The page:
Policy Statements » Letters from the President:
The Ecological Society of America Comments on H.R. 1662, November 7, 2003
The Ecological Society of America is the nation’s primary professional organization of ecologists, representing more than 8,000 scientists in the United States and around the world. Founded in 1915, the Ecological Society of America is a scientific, non-profit organization dedicated to the advancement of the ecological sciences.
The Endangered Species Act (ESA) is a powerful conservation tool, offering critical protections for our biological heritage. The Ecological Society of America is committed to the goals of the ESA and to providing the best available science for implementation of the Act. The Ecological Society of America position paper titled, “Strengthening the Use of Science in Achieving the Goals of the Endangered Species Act: An Assessment by the Ecological Society of America”, published in the peer-reviewed journal Ecological Applications, outlined the steps the Society believes would best serve to achieve this goal.
The Ecological Society of America supports the reexamination of the ESA and the use of science within the Act. We hope to be of assistance to the committee as you take up this important work. However, we are deeply concerned that the proposed legislation, H.R. 1662, “Sound Science for Endangered species Act Planning Act of 2003”, will not improve the application of science to the ESA. We ask you to consider the following points in your discussions of the legislation and explorations of ESA reauthorization.
- There is no scientific justification for giving greater weight
to empirical data over modeling results.
We are firmly in support of empirical data in the ecological sciences, but modeling is an important tool and a critical component of recovery planning. The Ecological Society of America’s position paper recommended increased use of methods such as Population Viability Analysis because of the wealth of information available from such models. At its heart, the ESA is about risk assessment. Assessing the risk of extinction is an inherently theoretical exercise. Just as the Environmental Protection Agency must use models to assess the risk of air pollution to human health and the Federal Reserve must use models to predict the response of the economy to monetary policies, so must ecological scientists use models to predict the risk of extinction. Stripping ecologists of one of their most effective tools will weaken, not strengthen the use of science in the ESA.
- Unnecessary listing of species is not occurring.
Of the more than 1800 species listed under the ESA, approximately 15 have been found to be not endangered or not a distinct population. An unnecessary listing rate of less than 0.1% should be viewed as a success, not a failure.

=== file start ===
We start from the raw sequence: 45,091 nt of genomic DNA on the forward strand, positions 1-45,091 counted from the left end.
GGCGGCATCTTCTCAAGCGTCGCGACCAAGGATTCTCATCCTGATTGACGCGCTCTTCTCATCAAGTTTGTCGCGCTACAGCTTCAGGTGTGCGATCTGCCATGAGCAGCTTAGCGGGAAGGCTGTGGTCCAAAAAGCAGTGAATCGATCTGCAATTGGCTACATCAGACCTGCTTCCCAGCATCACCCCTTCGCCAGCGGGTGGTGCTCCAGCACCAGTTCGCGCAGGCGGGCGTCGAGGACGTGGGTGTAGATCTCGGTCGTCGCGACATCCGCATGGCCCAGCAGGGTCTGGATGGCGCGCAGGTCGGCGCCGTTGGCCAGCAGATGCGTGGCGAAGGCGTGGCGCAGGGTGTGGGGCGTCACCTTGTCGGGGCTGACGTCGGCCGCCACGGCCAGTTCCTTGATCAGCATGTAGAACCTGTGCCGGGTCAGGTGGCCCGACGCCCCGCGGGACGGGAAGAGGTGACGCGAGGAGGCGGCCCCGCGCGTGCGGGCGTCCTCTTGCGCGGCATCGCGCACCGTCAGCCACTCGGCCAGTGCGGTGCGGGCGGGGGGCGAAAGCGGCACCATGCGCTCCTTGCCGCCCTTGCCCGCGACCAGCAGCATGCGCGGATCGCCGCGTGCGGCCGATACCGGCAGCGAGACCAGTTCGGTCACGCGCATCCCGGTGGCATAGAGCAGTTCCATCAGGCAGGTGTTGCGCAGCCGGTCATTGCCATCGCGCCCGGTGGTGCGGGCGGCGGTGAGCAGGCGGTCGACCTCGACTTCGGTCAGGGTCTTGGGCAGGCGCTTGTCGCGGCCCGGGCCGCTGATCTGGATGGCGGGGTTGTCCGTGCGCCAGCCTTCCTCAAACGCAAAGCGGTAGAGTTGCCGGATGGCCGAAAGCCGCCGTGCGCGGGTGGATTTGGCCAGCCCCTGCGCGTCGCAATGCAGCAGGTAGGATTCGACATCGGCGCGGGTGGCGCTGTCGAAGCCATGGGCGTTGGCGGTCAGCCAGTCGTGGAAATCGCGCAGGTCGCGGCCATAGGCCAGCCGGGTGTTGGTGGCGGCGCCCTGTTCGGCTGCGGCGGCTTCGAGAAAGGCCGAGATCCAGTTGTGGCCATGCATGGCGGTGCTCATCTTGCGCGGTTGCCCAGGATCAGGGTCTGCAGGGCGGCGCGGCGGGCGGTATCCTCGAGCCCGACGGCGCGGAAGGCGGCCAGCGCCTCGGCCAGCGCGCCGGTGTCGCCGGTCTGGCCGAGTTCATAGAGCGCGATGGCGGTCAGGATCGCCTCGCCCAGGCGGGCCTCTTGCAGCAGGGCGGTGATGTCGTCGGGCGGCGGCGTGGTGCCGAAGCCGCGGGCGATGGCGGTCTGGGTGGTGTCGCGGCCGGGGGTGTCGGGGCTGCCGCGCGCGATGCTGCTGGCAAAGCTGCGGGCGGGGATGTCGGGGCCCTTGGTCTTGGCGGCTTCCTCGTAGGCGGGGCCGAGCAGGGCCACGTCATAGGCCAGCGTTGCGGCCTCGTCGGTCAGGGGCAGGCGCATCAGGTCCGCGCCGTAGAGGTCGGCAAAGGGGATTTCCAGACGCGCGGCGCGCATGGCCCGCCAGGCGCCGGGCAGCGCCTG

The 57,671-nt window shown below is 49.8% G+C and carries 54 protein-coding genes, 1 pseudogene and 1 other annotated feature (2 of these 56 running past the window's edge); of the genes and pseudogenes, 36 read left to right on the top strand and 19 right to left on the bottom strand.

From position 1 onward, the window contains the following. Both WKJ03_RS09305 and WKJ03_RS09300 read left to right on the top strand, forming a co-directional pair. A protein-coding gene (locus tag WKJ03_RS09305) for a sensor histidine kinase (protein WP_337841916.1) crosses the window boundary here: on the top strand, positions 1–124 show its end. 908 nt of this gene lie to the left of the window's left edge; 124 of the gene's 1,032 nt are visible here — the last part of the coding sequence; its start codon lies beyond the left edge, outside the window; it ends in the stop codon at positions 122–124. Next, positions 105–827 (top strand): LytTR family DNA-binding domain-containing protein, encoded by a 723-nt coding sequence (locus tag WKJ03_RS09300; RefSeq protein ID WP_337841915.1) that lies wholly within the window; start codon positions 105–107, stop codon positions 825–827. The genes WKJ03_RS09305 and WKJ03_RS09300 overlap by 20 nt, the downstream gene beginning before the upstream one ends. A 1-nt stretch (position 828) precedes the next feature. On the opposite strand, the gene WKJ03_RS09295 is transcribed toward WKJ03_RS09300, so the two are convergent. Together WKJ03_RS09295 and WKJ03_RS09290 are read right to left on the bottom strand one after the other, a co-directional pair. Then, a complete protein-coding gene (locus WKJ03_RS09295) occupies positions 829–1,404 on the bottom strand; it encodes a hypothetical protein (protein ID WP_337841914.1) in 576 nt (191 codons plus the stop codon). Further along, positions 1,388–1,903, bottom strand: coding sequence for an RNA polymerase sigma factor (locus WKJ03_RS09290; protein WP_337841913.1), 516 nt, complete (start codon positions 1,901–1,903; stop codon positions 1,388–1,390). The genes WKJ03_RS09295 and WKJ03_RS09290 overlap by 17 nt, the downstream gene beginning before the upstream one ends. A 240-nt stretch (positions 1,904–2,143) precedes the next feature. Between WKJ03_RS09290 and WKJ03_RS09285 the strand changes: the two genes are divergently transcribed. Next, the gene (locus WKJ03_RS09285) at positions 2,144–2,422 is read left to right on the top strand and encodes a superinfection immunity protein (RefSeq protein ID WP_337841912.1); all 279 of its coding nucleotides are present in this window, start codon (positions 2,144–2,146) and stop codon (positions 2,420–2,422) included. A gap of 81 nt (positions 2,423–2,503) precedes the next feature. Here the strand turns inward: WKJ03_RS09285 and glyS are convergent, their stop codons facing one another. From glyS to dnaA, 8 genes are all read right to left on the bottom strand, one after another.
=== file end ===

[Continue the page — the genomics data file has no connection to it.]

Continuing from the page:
- Additional peer review requirements are an unnecessary burden to
the functioning of the ESA.
The peer review process called for in HR 1662 is unnecessary and raises serious implementation concerns. Outside peer review should be reserved for instances where new methodologies are being implemented or where the science is particularly complex. Mandating a review of all listings, delisting, recovery plans, and jeopardy findings will result in outside reviewers examining methods that have already been thoroughly vetted. This is a waste of time and of money and not in line with accepted peer review criteria.
The Ecological Society of America position paper titled, “Strengthening the Use of Science in Achieving the Goals of the Endangered Species Act” made many recommendations of specific actions that should be undertaken. Absent from this list was an increased use of peer review. In fact, the paper stated “Adding independent peer review or other administrative processes to the listing process would unnecessarily lengthen the time to make a listing decision without providing any substantial benefits. The major problem with the listing process has been its slowness, not inadequacy of the quality of the listing decisions.”
There are several ways that science can be put to better use in the implementation of the ESA. We ask the committee to consider the following in their discussions of reauthorization of the Act.
- Fully fund the listing and recovery plan process.
The greatest threat to the efficacy of the ESA is that species that need to be listed are not and recovery plans are not developed for all species. This is due mostly to the perpetual under-funding of these programs. By delaying the recovery efforts, the odds of a successful recovery are reduced. A successful ESA relies on good science and this requires that adequate resources be assigned for the task.
- Incorporate ecosystem-level conservation.
The identification and conservation of ecosystems that have sustained significant degradation can lessen the need for the ESA. Most often endangered species are endangered due to habitat loss. By focusing on the protection of degraded ecosystems, the species that depend on such ecosystems can be helped before they become endangered. Such preemptive action increases the odds that they will not become extinct.
The loss of biological diversity that we are currently observing is unprecedented. The ramifications of these extinctions are unknown. Statutes like the ESA provide much need protections for at-risk species. The appropriate application of the best available science is a critical component in successfully implementing the Act. We urge you to consider the comments of the scientific community when deliberating on HR 1662 and other proposed changes to the ESA.
For further information or to access Ecological Society of America documents,
please contact Maggie Smith, ESA Policy Analyst, at
email@example.com or 202.833.8773,